War In The Balkans: Capitol Hill - US Congress splits on Kosovo

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The Independent Online
A GROUP of US Congressmen has launched an effort to negotiate peace in Kosovo, a sign of fragmenting political support in the US for the war.

The Congress split in its first debate on the issue, and failed to back the present strategy, leaving Washington unusually divided over the campaign.

Curt Weldon, a Pennsylvania Republican, is to lead a bipartisan group that will meet members of the Russian Duma and advisers to President Slobodan Milosevic in Vienna today. "The goal is to avoid having to put US and British forces into Kosovo," said Pete Peterson, a spokesman for Mr Weldon.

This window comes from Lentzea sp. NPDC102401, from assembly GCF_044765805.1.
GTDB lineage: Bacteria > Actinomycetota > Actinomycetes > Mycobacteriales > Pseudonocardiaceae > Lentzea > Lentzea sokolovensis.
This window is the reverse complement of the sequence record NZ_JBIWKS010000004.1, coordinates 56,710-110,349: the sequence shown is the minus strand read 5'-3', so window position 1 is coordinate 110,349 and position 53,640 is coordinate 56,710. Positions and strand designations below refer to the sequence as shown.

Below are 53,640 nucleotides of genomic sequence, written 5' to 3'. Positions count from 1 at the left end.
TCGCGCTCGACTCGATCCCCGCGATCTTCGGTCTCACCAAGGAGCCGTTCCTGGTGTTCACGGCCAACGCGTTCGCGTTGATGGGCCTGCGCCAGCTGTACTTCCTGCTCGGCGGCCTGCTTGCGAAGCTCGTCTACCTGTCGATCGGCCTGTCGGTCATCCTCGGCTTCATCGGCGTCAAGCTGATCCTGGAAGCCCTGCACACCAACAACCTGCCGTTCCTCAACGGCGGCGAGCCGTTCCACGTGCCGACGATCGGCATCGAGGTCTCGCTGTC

In another example of freelance diplomacy, the Rev Jesse Jackson, the civil rights leader, is heading to Belgrade against the White House's wishes to see religious and political leaders.

On Wednesday, the House of Representatives voted by 249 to 180 to force President Bill Clinton to gain congressional approval if he wants to deploy ground forces. A resolution to support the air campaign failed on a tied vote of 213 to 213.

The war has also resulted in some anti-British commentary. In The Washington Post, the columnist Robert Novak quotes angry right-wing Republicans. James Inhofe of Oklahoma criticised Tony Blair for backing the air war, saying it "is easy for him to say. We have 365 airplanes over there. He has 20."

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